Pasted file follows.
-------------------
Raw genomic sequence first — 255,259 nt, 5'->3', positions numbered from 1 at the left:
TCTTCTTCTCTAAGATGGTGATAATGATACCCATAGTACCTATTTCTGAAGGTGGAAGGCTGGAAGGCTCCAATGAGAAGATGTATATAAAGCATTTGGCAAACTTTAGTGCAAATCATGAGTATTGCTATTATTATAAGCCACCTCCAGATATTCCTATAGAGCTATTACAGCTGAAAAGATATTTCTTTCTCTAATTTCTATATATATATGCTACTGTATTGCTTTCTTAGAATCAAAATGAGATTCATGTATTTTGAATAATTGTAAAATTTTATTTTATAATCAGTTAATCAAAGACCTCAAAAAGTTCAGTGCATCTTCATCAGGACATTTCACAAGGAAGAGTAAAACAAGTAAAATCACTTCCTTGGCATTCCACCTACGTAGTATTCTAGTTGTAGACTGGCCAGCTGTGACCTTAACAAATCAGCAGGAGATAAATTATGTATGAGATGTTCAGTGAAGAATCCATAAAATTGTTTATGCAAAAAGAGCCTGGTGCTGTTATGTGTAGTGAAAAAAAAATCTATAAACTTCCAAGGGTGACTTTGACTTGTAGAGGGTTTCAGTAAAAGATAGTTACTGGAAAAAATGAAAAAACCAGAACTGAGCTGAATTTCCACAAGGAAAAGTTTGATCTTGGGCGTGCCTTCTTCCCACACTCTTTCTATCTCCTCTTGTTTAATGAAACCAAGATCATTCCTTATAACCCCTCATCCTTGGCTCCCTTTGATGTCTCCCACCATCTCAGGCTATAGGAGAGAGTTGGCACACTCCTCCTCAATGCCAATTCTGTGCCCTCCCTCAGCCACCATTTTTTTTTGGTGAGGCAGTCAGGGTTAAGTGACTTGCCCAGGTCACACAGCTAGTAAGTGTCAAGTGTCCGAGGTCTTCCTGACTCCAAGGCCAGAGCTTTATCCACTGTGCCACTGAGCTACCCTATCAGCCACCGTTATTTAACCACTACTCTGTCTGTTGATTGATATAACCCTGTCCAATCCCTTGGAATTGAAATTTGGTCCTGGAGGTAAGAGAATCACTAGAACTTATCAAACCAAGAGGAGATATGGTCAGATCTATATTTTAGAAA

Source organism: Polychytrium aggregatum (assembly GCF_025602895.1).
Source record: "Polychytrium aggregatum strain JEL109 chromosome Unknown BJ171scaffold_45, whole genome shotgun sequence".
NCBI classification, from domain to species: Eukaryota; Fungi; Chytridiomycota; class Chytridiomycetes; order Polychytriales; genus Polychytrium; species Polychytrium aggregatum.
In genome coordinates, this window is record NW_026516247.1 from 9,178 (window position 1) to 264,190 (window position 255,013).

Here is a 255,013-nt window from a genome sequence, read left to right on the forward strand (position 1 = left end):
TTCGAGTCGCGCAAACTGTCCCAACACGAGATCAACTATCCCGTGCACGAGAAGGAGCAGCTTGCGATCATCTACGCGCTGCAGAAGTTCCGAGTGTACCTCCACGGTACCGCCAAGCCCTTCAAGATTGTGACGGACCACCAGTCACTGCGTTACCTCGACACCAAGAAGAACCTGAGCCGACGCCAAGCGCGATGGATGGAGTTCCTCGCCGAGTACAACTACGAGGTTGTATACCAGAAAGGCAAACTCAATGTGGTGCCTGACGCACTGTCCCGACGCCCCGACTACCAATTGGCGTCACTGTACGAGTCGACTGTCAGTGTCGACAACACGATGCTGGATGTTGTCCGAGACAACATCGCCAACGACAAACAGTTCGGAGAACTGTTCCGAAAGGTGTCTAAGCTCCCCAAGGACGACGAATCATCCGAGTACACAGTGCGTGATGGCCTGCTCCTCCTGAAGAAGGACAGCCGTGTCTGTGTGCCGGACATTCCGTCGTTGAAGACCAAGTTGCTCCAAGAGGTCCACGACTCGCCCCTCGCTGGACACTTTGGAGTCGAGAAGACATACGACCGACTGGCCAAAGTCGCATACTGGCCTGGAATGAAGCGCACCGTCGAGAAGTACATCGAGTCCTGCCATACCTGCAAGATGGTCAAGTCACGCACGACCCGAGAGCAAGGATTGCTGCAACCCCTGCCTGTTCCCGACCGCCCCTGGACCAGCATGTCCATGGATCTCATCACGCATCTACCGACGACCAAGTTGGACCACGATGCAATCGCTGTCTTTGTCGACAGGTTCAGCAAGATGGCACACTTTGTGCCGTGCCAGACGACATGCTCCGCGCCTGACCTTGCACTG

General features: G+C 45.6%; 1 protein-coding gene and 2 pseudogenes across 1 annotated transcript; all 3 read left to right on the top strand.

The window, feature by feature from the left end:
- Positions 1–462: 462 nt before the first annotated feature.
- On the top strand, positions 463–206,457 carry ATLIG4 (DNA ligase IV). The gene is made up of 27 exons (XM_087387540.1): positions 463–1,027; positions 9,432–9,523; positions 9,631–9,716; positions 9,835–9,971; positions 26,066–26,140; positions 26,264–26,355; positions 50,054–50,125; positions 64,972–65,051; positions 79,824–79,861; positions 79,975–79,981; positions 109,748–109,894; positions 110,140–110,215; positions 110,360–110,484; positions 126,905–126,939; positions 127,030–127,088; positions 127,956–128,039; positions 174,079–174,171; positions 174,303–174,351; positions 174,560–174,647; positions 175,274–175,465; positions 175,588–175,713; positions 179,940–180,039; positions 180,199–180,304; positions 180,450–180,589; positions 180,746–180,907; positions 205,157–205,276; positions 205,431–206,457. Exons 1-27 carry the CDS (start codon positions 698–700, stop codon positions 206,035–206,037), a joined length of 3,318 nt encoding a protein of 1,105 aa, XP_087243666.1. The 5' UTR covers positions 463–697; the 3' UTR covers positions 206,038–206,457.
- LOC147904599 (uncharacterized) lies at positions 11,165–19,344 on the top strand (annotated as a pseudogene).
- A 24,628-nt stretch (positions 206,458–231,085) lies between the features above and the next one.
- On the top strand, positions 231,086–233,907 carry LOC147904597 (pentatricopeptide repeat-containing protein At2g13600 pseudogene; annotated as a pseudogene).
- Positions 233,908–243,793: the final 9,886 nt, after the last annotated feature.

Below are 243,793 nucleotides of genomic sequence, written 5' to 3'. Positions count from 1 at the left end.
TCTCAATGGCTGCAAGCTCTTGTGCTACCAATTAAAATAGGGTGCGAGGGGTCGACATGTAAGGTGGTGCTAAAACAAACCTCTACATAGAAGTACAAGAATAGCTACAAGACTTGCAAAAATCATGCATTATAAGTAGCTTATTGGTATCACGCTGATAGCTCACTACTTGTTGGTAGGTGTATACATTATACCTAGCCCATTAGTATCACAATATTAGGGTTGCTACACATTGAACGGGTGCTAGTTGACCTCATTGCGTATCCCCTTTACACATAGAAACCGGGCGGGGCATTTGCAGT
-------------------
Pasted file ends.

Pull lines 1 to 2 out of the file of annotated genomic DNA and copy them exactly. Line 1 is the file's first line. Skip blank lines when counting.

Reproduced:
Raw genomic sequence first — 255,259 nt, 5'->3', positions numbered from 1 at the left:
TCTTCTTCTCTAAGATGGTGATAATGATACCCATAGTACCTATTTCTGAAGGTGGAAGGCTGGAAGGCTCCAATGAGAAGATGTATATAAAGCATTTGGCAAACTTTAGTGCAAATCATGAGTATTGCTATTATTATAAGCCACCTCCAGATATTCCTATAGAGCTATTACAGCTGAAAAGATATTTCTTTCTCTAATTTCTATATATATATGCTACTGTATTGCTTTCTTAGAATCAAAATGAGATTCATGTATTTTGAATAATTGTAAAATTTTATTTTATAATCAGTTAATCAAAGACCTCAAAAAGTTCAGTGCATCTTCATCAGGACATTTCACAAGGAAGAGTAAAACAAGTAAAATCACTTCCTTGGCATTCCACCTACGTAGTATTCTAGTTGTAGACTGGCCAGCTGTGACCTTAACAAATCAGCAGGAGATAAATTATGTATGAGATGTTCAGTGAAGAATCCATAAAATTGTTTATGCAAAAAGAGCCTGGTGCTGTTATGTGTAGTGAAAAAAAAATCTATAAACTTCCAAGGGTGACTTTGACTTGTAGAGGGTTTCAGTAAAAGATAGTTACTGGAAAAAATGAAAAAACCAGAACTGAGCTGAATTTCCACAAGGAAAAGTTTGATCTTGGGCGTGCCTTCTTCCCACACTCTTTCTATCTCCTCTTGTTTAATGAAACCAAGATCATTCCTTATAACCCCTCATCCTTGGCTCCCTTTGATGTCTCCCACCATCTCAGGCTATAGGAGAGAGTTGGCACACTCCTCCTCAATGCCAATTCTGTGCCCTCCCTCAGCCACCATTTTTTTTTGGTGAGGCAGTCAGGGTTAAGTGACTTGCCCAGGTCACACAGCTAGTAAGTGTCAAGTGTCCGAGGTCTTCCTGACTCCAAGGCCAGAGCTTTATCCACTGTGCCACTGAGCTACCCTATCAGCCACCGTTATTTAACCACTACTCTGTCTGTTGATTGATATAACCCTGTCCAATCCCTTGGAATTGAAATTTGGTCCTGGAGGTAAGAGAATCACTAGAACTTATCAAACCAAGAGGAGATATGGTCAGATCTATATTTTAGAAA